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magnamentis

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Re: The 2016/2017 freezing season
« Reply #1850 on: January 10, 2017, 09:18:46 PM »
while it will mostly depend on the weather in summer, something tells me the tale that we could be in for really bad surprise this year. it will take a huge turnaround for it to not happen, i mean that what more and more people in this forum and others start to see coming. i mean whenever we start to cumulate all the ingredients (factors) already in place, things like thickness, water temps, air temps, albedo to come, wave action, wind action, state of the thin ice (crushed, not homogeneous) humidity, etc. etc. etc. i cannot help it but think that we're in for something very serious on the bad side.
« Last Edit: January 10, 2017, 09:24:51 PM by magnamentis »
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theoldinsane

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Re: The 2016/2017 freezing season
« Reply #1851 on: January 10, 2017, 09:32:01 PM »
NeilT mentioned Baltic Sea in his post above. I do not have now any exact info about ice hereabouts, but as a boat owner I have sort of keen interest on when ice comes and goes... generally the ice has been coming later, melting earlier and having less are in last 10 years or so. Last time that the Gulf of Finland had full ice coverage was sometime in the start of 2000's - and that only to Hanko level...

I'm trying to find some data from Finnish Meteorological Institute about ice cover, etc - at least the data is not easily found on their site...


In English from SMHI:

http://www.smhi.se/en/climate/climate-indicators/climate-indicators-sea-ice-1.91485

Much more here if you can read Swedish (I think you can):

http://www.smhi.se/klimatdata/oceanografi/havsis


bbr2314

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Re: The 2016/2017 freezing season
« Reply #1852 on: January 10, 2017, 09:53:27 PM »
Up to D7 now... fairly remarkable consistency for so far out.


seaicesailor

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Re: The 2016/2017 freezing season
« Reply #1853 on: January 10, 2017, 11:58:00 PM »
Up to D7 now... fairly remarkable consistency for so far out.



It's kind of incredible, kind of spooky in fact that it is only 7 days now. So strong, well centered and affecting the whole Arctic
The ensembles show a lot of uncertainty yet....
 mybe it dumps the mother of all snowfalls
« Last Edit: January 11, 2017, 12:05:28 AM by seaicesailor »

NeilT

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Re: The 2016/2017 freezing season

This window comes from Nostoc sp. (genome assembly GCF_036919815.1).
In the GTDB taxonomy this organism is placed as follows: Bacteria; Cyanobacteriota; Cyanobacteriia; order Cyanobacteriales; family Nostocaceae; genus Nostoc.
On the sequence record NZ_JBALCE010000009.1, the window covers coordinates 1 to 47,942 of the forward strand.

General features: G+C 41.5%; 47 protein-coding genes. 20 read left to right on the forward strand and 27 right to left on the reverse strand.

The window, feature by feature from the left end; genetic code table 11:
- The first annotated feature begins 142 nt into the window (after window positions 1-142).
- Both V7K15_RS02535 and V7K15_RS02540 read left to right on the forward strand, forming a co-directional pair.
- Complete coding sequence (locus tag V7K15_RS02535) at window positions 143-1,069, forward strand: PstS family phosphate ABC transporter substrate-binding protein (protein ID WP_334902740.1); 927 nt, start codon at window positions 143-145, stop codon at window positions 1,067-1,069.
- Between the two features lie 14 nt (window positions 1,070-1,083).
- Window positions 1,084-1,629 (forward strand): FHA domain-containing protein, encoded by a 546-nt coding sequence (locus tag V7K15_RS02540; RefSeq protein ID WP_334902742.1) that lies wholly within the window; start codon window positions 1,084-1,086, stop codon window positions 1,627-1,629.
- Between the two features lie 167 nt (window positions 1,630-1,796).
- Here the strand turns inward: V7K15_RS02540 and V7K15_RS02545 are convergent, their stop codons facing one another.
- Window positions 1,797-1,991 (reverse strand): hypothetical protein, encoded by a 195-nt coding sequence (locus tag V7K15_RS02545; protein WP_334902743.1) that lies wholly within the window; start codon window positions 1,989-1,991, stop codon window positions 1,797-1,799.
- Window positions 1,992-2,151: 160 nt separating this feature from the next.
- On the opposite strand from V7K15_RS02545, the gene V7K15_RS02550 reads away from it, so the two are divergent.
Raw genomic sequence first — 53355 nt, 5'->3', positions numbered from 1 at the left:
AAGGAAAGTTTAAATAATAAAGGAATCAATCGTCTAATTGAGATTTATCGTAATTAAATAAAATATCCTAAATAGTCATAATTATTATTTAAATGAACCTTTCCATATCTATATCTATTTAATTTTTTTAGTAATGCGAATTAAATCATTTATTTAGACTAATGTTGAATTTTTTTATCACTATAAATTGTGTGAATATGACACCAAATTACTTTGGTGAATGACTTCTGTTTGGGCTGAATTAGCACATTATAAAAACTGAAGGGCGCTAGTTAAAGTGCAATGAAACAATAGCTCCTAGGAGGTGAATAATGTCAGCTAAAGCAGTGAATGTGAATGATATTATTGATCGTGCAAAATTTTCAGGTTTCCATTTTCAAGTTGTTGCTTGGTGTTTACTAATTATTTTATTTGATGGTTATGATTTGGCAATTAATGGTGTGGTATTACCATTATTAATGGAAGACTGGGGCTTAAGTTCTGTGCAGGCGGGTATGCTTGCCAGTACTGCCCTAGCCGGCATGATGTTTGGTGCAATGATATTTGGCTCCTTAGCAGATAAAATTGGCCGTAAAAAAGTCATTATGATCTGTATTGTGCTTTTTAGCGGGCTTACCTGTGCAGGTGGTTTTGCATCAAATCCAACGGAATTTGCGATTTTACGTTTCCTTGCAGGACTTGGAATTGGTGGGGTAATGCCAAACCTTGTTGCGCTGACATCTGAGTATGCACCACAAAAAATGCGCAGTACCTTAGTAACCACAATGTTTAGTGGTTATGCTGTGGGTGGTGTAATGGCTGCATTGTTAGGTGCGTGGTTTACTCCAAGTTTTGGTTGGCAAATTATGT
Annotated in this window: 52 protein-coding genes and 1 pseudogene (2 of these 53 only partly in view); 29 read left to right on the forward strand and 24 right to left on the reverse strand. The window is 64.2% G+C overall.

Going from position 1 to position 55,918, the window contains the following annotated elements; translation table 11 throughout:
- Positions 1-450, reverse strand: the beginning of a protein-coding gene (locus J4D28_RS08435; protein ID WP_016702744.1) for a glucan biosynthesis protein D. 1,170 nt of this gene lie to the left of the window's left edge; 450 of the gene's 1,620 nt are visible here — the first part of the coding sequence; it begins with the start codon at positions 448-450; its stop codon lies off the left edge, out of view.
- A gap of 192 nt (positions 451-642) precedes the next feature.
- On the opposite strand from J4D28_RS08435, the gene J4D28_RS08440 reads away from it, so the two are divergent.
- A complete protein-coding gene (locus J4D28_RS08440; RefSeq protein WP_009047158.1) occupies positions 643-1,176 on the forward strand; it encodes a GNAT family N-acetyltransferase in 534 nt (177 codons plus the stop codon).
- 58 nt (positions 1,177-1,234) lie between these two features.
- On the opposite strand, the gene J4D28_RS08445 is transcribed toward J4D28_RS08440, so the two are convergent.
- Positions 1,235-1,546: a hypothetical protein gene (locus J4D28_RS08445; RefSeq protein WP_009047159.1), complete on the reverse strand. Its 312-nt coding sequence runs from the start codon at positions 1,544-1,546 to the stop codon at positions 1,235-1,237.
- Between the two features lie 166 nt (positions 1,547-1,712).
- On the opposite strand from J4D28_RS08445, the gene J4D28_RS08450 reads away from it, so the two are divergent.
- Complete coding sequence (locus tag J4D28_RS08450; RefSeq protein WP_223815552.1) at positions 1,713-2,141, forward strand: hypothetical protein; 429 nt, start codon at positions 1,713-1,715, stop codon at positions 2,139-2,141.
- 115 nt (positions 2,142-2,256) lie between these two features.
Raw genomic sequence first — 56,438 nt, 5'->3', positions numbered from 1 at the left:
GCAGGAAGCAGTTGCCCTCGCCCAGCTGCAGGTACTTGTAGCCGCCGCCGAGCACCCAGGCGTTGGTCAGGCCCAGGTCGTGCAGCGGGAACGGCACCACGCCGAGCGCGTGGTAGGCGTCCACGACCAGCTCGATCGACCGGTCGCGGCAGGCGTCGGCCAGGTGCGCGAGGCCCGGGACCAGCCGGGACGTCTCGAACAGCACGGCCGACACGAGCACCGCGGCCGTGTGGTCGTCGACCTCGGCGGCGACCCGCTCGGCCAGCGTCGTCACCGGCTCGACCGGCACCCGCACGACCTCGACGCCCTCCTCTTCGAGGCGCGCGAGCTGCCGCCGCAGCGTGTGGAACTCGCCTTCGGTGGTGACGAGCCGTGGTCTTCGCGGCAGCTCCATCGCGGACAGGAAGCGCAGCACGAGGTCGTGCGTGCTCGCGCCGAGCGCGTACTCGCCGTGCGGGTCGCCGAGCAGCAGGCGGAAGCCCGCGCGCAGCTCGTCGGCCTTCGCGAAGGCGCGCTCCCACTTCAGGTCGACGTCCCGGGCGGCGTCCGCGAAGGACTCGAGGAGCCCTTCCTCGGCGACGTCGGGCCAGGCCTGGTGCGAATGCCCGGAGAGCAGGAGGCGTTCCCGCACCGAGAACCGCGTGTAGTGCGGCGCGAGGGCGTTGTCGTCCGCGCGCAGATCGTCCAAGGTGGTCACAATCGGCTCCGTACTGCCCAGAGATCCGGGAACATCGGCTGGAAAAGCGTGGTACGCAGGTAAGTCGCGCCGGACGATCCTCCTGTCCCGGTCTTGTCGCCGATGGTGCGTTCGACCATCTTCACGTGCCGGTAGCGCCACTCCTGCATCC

« Reply #1854 on: January 11, 2017, 12:01:19 AM »

In English from SMHI:

http://www.smhi.se/en/climate/climate-indicators/climate-indicators-sea-ice-1.91485

Much more here if you can read Swedish (I think you can):

http://www.smhi.se/klimatdata/oceanografi/havsis


I'd love to see that for 2016 and I guess we'll have to wait till spring 2018 before we get the 2017 winter stats.

Cryoshpere today seems to be offline but I did not that we haven't had much ice in the Baltic at this time of year since 2003.  With 2007 being conspicuous by a total absence of Baltic ice up North.
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logicmanPatrick

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Re: The 2016/2017 freezing season
« Reply #1855 on: January 11, 2017, 12:21:12 AM »
Re: Baltic ice.


Great resource in http://baltice.org/.

Baltice.org is a single access point to reliable and up to date information related to winter navigation in the Baltic Sea area. This site gathers information and instructions from icebreaking authorities from all the Baltic Sea countries.

The aim of the site is to extend the knowledge of winter navigation and prevailing conditions in the area during ice season.

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Bsam521

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Re: The 2016/2017 freezing season
« Reply #1856 on: January 11, 2017, 05:46:13 AM »

It's kind of incredible, kind of spooky in fact that it is only 7 days now. So strong, well centered and affecting the whole Arctic
The ensembles show a lot of uncertainty yet....
 mybe it dumps the mother of all snowfalls
[/quote]

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A-Team

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Re: The 2016/2017 freezing season
« Reply #1857 on: January 11, 2017, 12:32:02 PM »
jda: The coming storms are prompting HYCOM to predict a significant surge of ice export out of the Fram.  We may see over 100,000 KM2 of MYI exit in the next week.  That doesn't include ice chewn up when it gets pushed into the hot zone just north of Svalbard.

Right, the future isn't what it used to be.

http://quoteinvestigator.com/2012/12/06/future-not-used/